This reinforces to me that we REALLY need a thorough, thoughtful, comprehensive owner's manual for this car that I just sprung (gulp) $120K for. The very perfunctory manual that is currently available doesn't even mention the 12V battery, except in a footnote in the instructions to prevent against bricking. For a non-technical person like myself (and like probably 99% of the people that Tesla is trying to sell this car to), that is just unacceptable. Per FlasherZ: "accessible terminals behind the nosecone"!!! What the heck? How am I supposed to know that? Or how to access them? Or what to do once I do? Or what the 12V battery even does? And what happens to the car when the 12V dies? And how does it relate to the 85kwh battery? I am a person who reads the instructions thoroughly every time I have to jump start an ICE car (which I do in my family because my husband wants nothing to do with it). I have great respect for all of you here on this forum with extensive knowledge of battery technology, software, ICE engines, electric motors and so on, but I have none of that and neither does the general public Tesla wants to sell to. While I'm sure (at least I hope) this episode is very minor, I feel like I'm in the dark, can't drive my new, very expensive car for a day and I don't really know what is going on with it. Sorry for the rant, but I hope if this problem hasn't resolved by tomorrow morning, Tesla will send someone up here immediately. (And I really hope this doesn't happen again, because I have no idea what I did or the car did to cause this problem in the first place. With a regular car, I know if I leave my lights on, the battery will go dead. No idea here. OK, really done with my rant now.)
 

Babylonfive

Power12
Feb 3, 2011
719
6
Cedar Park (Austin), Texas
From a DS: reportedly there are accessible terminals behind the nosecone which would permit this. I have not verified this nor do I vouch for its accuracy.

It might be a nice add-on to place a charging socket connected to the 12V battery, but accessible in the frunk, so that external charging or monitoring could be done.

I might do that myself if they don't offer it.
 

StephRob

Member
Jan 26, 2012
209
3
Kentfield CA
i think technical people are at least 50%.

On this board, maybe (actually probably), but I don't think that's the case for the luxury car-buying public at large. I come from the financial world, where there are lots of people with the financial resources to buy a Tesla, but I can't think of one that would say like BabylonFive just did that it would be great "to place a charging socket connected to the 12V battery, but accessible in the frunk, so that external charging or monitoring could be done. I might do that myself if they don't offer it." No one I deal with would know how to install a charging socket connected to the 12V battery in the frunk, or frankly want to deal with something like that.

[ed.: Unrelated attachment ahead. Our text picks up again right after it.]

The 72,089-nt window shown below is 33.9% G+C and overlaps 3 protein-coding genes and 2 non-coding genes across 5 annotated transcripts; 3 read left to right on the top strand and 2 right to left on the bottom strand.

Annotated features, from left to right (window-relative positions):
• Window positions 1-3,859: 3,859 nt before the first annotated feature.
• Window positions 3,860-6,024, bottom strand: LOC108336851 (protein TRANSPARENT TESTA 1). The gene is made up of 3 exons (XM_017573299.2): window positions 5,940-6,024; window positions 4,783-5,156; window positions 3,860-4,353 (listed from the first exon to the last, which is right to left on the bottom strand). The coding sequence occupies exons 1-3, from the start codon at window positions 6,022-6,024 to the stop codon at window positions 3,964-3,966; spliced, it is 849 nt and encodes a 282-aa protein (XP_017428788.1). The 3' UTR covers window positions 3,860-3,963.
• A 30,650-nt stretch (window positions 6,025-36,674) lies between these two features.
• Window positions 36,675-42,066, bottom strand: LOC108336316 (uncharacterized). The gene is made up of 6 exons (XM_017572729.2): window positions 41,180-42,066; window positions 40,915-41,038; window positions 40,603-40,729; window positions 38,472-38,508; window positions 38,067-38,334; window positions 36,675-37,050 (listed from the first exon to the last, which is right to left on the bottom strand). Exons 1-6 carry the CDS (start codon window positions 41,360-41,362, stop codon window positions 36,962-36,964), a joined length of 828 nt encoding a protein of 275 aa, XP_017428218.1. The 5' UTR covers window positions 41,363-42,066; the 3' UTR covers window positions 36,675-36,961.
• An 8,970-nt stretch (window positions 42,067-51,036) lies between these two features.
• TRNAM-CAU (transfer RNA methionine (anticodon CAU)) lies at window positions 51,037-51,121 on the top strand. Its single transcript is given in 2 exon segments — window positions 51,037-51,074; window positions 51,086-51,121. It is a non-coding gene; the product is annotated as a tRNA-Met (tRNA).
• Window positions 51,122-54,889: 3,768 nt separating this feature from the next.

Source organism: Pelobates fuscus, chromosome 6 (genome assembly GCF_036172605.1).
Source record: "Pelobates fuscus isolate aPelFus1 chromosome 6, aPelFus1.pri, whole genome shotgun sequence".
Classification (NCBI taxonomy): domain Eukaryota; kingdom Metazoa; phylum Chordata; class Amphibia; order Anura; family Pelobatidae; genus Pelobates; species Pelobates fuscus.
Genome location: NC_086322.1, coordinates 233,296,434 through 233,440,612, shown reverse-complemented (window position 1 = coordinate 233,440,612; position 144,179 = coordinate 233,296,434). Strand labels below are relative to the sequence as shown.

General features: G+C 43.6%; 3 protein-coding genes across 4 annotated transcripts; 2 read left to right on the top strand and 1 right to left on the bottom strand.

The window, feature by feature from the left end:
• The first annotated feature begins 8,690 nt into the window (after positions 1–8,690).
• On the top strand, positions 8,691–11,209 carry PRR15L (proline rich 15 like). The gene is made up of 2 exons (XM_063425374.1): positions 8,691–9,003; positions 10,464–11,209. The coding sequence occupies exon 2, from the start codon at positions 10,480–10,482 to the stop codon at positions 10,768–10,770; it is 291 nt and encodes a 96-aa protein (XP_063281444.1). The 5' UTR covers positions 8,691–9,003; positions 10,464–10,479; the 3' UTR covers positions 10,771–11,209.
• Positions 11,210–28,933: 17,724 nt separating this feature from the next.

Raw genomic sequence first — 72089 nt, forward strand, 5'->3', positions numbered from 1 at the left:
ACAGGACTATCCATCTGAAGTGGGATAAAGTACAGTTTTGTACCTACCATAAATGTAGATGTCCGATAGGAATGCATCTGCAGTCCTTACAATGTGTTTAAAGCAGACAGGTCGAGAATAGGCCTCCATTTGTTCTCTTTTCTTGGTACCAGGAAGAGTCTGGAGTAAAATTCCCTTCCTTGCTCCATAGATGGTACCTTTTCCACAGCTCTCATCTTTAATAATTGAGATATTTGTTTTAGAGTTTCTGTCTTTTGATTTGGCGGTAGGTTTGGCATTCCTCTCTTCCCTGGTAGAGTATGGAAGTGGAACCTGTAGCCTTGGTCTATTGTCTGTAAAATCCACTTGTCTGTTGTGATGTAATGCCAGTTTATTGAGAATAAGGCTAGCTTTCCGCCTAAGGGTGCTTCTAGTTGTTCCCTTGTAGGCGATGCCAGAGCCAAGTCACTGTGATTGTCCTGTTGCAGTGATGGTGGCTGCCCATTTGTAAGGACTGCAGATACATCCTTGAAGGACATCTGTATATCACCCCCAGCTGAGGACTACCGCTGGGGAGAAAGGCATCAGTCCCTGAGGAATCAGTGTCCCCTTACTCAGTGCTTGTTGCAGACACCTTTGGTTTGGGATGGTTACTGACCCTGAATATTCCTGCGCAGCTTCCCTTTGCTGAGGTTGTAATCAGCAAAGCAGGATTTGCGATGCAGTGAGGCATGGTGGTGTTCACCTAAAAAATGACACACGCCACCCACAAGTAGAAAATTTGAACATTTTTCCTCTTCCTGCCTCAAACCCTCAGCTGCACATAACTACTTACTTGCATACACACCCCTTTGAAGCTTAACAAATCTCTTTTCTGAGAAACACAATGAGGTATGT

StephRob

Member
Jan 26, 2012
209
3
Kentfield CA
To close the loop on this issue, the overnight trickle charge technique did not work. Tesla sent a Ranger out and he replaced the 12V battery. Still not clear why it went bad.
 

jerry33

(S85-3/2/13 traded in) X LR: F2611##-3/27/20
Supporting Member
Mar 8, 2012
20,002
24,694
Texas
To close the loop on this issue, the overnight trickle charge technique did not work. Tesla sent a Ranger out and he replaced the 12V battery. Still not clear why it went bad.

Batteries have infant deaths just like computer chips.
 

FlasherZ

Sig Model S + Sig Model X + Model 3 Resv
Jun 21, 2012
7,028
1,025
Yes, but either they got a bad batch (based on the number of failure reports we're seeing) or something about the electrical system is stressing them to failure.

My guess is that the change we saw in 1.17.29 was intended to address this -- perhaps it was trying to overcharge or something, and we ended up with the behavior I saw, which was that the car refused to charge at all without drawing a 12V load. That, in turn, appears fixed in 1.17.31.
 

tezco

Sig P85
Nov 9, 2012
819
4
Colorado
My Leaf has a current measuring clamp on one of the 12V battery leads, so I'm assuming the electronics keep track of current going in and out of the 12V.
 

steve841

Active Member
Jan 17, 2010
1,946
675
Ft. Lauderdale, FL
12v Battery Creates 5,000lb Paperweight.

Ok ... So my S is now 44 days old and today, once again as I was headed out to work, I was greeted with a completely dead Model S.

As it's the identical response I received the first time, I am sure the battery is dead.

But now I am wondering, how many others have experienced dead batteries?

The irony of a 12v battery being the Achilles heel of the Model S.

Im certain its a drain issue, not a 12v failure.

Nonetheless, Im still on 1.15.14. My driving routine is about as repetitive as can be (7am to work, lunch back to house, leave work at 4pm-maybe 30 miles total).

As it stands now, I am trying to stay patient, but on a day made for the Model S (55 degrees, no clouds) which we don't get enough of, I am so disappointed. Not to mention the wife's question, "Did your car die AGAIN??"


Here's my original post in the mechanical issues thread ...

Uh oh ... today's surprise:

Went to the garage to head to work ...

Step 1. Double click the remote. NOTHING. Hmmm... double clicked again. Nothing. Repeat in disbelief several times. NOTHING.

Step 2. OK ... run through common sense issues: push door handle. Nothing. Next door handle. NOTHING.

Step 3. OK ... next step, get other key... repeat step 1. NOTHING. Double click trunk ... click (it unlatched and that's it).

Step 4. TMC

Step 5. Give local service till 10am to get to work and call for reinforcements.
 
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stevezzzz

R;SigS;P85D;SigX;S90D;XP100D;3LR;YLR
Nov 13, 2009
6,100
122
Colorado
I feel for you, Steve841. There is nothing more disconcerting in a daily driver than for it to leave you stranded. Once is bad enough (early adopter notwithstanding), but twice will have you researching the lemon laws in your state. My Roadster went to a no-drive-power state once when I was on the road, and a failed 12V battery left it completely unresponsive in a parking lot on another occasion. But that was in 2-1/2 years, not 44 days. My S, thankfully, has had only minor issues in the first three months.

There is another thread started recently by an owner in CT with a disabled car, but I can't find it right now.